“Beauty is a dynamic event that occurs between you and something else. Beauty is thus an altered state of consciousness, an extraordinary moment of poetry and grace.” -Imaginary Foundation
The philosopher Joseph Campbell used to say that when we are transfixed by beauty, we are beheld in an aesthetic arrest. We are so transfixed that we stop breathing. We well up inside and experience life lived to the point of tears. Why do we love these experiences so much? We love them because they arrest time and force us to marvel. They allow us to become contemplative beings and enter those head-spaces outside of euclidean space and time. They provide a kind of respite for the human condition.
We temporarily step off the ‘people mover’ that’s carrying everyone else towards death and we become Gods outside of time. We are reveling in an ecstatic illumination, staring into the Sun and being moved by its magnificent opulence. The Universe is singing in rapture and we are just drowning in it! It’s like the last scene in the movie ‘The Fountain’, where Thomas becomes a bubble that explodes in space. There is a kind of mythic death, rebirth and resurrection happening. We smash our sense of separateness in these moments. I think we do it because it is therapy. Awe is therapy.
Freeman Dyson talks about a new age of wonder in which literally a new generation of artists will be writing genomes with the fluency that Blake and Byron wrote verses. We try to dissolve our sense of separateness in temples that morph into electronic Buddhism, with throbbing beats temporarily allowing us to merge with the other. It mirrors Richard Holmes’s book ‘The Age of Wonder’, where he talks about the 17th century artists and the scientists being friends and the astronomers being poets.
The relationship-dynamics that Richard refers to can be though of as the right-brained approach. A more creative side of the same coin. This paradoxical attitude is the key to perceiving a higher sense sense of beauty and hence transcending into an expanded consciousness. I urge you to shift your vision slightly out of focus and see the world for what it really is.
Is going to war human nature? Is this our natural state? There is no REAL human nature. Just a figure of speech to examine our current state. It’s kind of self-evident. Think about it. If all of this stuff, if all of the effort that is put in daily through the media, through everything we see in the news, everything we see through sports, constantly in advertising and everything that is pushed into our faces over and over again. If all of that wasn’t there would we be operating in the same way? Would be be stricken with fear? Would we constantly be seeing separation between everybody, judging people based on what they’re doing, wearing and how they’re acting?
All of this stuff is constantly needing to be there because if it wasn’t, we would go back into our natural state. We naturally would fall back to who we truly are. That’s why we see this happen so much. That’s why there is a huge level of effort to put in to keep all of this stuff sustained. If you look at the economy, if you look at the way the world functions, you will realize that it needs so much to stay sustained because it is completely against how we are and how we would function as ‘natural’ human beings.That’s why we’re seeing :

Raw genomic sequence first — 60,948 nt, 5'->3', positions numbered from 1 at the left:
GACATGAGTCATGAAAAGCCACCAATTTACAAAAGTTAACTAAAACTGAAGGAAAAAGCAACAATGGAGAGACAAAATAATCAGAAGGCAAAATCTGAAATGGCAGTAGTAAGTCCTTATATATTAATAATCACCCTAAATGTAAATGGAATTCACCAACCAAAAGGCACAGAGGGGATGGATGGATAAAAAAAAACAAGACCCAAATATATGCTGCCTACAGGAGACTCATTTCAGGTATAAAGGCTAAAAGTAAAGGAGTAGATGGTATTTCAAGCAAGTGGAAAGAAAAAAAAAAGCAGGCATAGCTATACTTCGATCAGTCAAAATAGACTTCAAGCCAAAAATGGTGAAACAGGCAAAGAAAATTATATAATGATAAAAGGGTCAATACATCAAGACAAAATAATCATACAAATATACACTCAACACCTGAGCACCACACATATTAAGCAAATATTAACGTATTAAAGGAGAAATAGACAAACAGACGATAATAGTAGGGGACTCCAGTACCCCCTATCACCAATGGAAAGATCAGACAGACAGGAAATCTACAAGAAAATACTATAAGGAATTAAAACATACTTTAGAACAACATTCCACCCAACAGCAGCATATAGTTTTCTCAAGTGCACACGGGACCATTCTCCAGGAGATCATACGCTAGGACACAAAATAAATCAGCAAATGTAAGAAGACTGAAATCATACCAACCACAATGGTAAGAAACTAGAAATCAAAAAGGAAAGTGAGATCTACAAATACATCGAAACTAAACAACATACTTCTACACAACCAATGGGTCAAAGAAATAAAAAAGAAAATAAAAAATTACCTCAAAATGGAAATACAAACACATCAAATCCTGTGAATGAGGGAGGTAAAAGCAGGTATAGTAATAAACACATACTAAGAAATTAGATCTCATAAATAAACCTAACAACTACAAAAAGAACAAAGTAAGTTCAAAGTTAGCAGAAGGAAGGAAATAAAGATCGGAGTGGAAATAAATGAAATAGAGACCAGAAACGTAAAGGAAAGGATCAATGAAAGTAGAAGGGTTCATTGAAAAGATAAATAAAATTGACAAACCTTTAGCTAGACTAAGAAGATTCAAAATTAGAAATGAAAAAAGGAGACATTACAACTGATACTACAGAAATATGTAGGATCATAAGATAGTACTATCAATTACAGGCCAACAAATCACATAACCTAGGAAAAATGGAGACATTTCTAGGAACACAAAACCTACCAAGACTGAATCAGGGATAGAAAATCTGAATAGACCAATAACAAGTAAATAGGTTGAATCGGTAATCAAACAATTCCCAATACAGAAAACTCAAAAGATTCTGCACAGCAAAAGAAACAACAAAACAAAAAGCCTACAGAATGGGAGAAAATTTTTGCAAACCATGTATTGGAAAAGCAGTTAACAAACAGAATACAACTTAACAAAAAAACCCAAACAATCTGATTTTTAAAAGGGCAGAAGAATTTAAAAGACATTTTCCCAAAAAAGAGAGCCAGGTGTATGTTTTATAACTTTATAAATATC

If it was gone, the world would be a completely different place. And that’s why there is so much fear ‘created’ around : “If the system drops what’s going to happen? They know that when it drops, the moment people aren’t affected by the system anymore is the moment that they will go back to their natural state and begin operating in a way that is cooperative, in a way that is community-based, where everybody is helping each-other out in moving forward.
I’ve become really interested in the idea of mediating experience of directly engaging the technical material of subjectivity itself; of employing technologies of rhetoric like language, song, storytelling and cinema.
To capture and control attention and thrust one’s subjectivity into a state of deep immersion and absorption is a necessary precursor for any kind of inter-personal persuasion, transformation or education to take place within one’s psyche. Janet Murray in her book ‘Hamlet on the Holodeck’ talks about the fact that as narrative beings we long to be immersed.We long merge with the narrative to obliterate all sense of separation and to be enveloped in the mediated environment-the ‘story world’.We want disappear and come out on the other side. And she says that so powerful is our desire to be immersed that it’s not just that we suspend or disbelieve but we actively create belief using our sophisticated intelligence to reinforce our belief in the ‘story world’ rather than to question it. We actively metabolize belief in the story. Knowing this, it’s a challenge for the artist as he constructs the cultural technologies of the 21st century.With our technological desire to virtualize reality we should keep in mind that we have this immense opportunity to artfully and creatively construct these subjective ‘story worlds’.Thus, the narratives of the future have the potential to literally transform what it means to be human, to employ landscapes of mind and turn subjective experience in to a living, breathing painting; a dream that transcends into reality.